• 40% of respondents believe believed strong public sector leadership is crucial to achieving the energy transition
  • 25% or respondents believe for COP26 to be a success legally binding net zero commitments in international law would be required
  • 20% believed energy consumers should bear the costs of energy transition
  • 73% expected the shape of their organization to change as a result of carbon factors


According to research from leading global law firm Baker McKenzie and Reuters Events launched today, 81% of respondents believe Carbon Capture Utilization & Storage (CCUS) are the crucial technologies to help drive to low carbon energy sources. The European Energy Transition Industry Insight Report also highlights that an international price for carbon will be a key requirement in enforcing change and that organization shape change, whether through M&A, divestiture or reorganization is anticipated across the region.

Surveying over 400 executive decision makers within the energy transition community and engaged on a range of energy, environmental, social and corporate governance issues, the report explores what corporate leaders think of Europe’s energy transition efforts and the strategies they are employing to deliver on their net zero ambitions.

Richard Blunt, partner and head of Baker McKenzie’s EMEA Corporate Energy, Mining and Infrastructure practice commented, “With COP26 taking place in Glasgow this week, this is the year when the governments are expected to step up their commitments to tackling climate change. Countries have been setting goals for net zero greenhouse gas emissions by 2050s, and intermediate objectives for cuts by the 2030s. The energy transition plays a fundamental part in achieving net zero. The focus for this survey is to ask: How does this play out thought at the corporate level and how far along are companies to delivering on these goals?”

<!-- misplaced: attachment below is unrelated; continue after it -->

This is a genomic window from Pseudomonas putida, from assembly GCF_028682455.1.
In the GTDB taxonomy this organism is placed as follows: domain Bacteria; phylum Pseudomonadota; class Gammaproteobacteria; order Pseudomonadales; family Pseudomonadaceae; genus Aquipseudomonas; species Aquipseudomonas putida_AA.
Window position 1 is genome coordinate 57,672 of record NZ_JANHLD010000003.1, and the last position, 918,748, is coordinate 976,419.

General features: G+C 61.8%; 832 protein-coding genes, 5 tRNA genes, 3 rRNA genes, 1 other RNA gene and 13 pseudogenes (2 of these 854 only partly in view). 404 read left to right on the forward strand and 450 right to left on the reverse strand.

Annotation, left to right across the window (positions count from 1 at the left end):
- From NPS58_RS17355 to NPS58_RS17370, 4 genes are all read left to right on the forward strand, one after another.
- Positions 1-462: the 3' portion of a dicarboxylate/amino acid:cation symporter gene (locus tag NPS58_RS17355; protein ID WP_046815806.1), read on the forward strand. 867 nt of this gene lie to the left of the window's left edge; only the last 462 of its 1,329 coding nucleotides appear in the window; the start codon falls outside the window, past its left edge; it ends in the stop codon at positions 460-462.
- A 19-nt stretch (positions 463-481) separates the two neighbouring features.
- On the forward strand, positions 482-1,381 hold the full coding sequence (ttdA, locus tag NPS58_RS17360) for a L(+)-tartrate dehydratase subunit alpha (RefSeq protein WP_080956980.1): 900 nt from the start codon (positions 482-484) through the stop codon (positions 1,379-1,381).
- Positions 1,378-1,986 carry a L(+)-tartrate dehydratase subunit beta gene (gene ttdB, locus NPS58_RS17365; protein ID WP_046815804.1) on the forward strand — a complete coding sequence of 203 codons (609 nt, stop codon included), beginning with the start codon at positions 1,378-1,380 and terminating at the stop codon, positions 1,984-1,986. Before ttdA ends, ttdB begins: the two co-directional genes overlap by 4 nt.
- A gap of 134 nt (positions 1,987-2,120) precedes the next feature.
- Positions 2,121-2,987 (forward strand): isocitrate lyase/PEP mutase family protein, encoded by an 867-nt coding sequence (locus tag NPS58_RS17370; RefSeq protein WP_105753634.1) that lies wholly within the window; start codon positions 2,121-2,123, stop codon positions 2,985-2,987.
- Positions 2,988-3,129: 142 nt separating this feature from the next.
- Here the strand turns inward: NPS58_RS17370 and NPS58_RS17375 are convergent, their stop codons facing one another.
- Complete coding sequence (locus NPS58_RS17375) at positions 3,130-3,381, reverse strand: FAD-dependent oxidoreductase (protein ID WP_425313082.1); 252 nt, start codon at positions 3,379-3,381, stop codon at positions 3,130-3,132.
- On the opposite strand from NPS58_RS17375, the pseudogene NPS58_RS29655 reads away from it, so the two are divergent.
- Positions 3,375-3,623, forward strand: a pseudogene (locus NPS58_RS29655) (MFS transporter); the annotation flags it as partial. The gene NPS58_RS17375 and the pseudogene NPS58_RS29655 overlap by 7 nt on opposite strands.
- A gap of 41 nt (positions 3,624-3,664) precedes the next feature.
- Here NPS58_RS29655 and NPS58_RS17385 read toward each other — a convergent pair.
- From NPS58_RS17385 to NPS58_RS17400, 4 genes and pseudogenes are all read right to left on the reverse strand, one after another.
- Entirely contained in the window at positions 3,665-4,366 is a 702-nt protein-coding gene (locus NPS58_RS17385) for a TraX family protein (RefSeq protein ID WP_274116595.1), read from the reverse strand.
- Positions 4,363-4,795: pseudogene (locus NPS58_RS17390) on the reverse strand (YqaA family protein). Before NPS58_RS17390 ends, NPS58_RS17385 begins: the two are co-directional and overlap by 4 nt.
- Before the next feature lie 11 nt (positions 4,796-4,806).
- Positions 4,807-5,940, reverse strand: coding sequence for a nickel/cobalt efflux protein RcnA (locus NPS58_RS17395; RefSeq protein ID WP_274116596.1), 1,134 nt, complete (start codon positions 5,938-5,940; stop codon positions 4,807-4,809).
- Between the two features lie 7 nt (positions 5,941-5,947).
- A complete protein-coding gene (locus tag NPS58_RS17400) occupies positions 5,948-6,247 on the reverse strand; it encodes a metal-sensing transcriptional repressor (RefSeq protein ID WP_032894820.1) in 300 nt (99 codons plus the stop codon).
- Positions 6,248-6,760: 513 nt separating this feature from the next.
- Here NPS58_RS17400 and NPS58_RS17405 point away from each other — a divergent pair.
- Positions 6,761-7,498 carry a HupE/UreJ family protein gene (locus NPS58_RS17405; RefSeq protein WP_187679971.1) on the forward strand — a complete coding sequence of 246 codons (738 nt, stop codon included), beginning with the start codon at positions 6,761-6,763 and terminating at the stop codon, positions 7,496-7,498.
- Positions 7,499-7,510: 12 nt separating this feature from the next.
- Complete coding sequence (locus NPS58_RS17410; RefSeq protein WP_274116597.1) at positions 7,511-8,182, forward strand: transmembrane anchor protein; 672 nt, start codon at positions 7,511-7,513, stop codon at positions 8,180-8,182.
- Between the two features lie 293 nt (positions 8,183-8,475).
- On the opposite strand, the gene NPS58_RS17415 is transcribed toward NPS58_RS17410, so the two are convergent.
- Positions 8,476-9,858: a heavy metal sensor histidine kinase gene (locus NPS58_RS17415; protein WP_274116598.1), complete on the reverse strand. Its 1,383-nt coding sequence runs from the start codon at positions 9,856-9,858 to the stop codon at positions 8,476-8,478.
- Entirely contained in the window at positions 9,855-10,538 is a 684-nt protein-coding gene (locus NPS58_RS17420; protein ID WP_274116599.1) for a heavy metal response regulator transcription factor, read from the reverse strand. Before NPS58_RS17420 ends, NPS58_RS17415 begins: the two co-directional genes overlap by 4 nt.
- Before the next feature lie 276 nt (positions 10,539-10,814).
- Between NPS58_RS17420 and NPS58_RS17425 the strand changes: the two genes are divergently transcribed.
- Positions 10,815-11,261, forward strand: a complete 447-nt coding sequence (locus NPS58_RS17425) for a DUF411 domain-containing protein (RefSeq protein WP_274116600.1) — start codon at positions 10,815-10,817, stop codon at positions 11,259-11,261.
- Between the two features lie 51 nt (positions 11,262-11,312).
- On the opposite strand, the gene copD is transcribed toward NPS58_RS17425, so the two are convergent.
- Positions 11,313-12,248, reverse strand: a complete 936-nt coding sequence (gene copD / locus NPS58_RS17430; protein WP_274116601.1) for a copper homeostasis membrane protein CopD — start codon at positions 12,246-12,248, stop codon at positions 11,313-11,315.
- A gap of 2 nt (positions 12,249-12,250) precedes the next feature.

Our research indicates that corporate leaders face a diverse risk landscape when confronting the energy transition, with changes in regulation representing the largest single area of threat. For European policymakers seeking to determine a path to a low carbon economy at COP26, the message is clear: companies are willing to do their bit but could be greatly helped by the removal of regulatory risk to their operations.

While the need to reach net zero is widely understood, the pathway to get there remains uncertain. The survey respondents selected a variety of potential solutions to the energy transition problem, with technology favored by just over a quarter of those surveyed. Almost one in five, meanwhile, felt it will be important to develop new business models, while 16 percent looked to regulation and governance for solutions. Notably, getting finance was seen as the least important factor in overcoming energy transition challenges.

Blunt continued, “The transition to a carbon-neutral economy is a seismic shift on a global scale, leaving no sector untouched. The urgent strategic, operational and reputational challenges are considerable, but so are the opportunities for growth.”

Baker McKenzie’s multidisciplinary global team helps energy producers, investors and users forge their energy transition journey in an increasingly complex regulatory environment and enables them to transform, powerfully.

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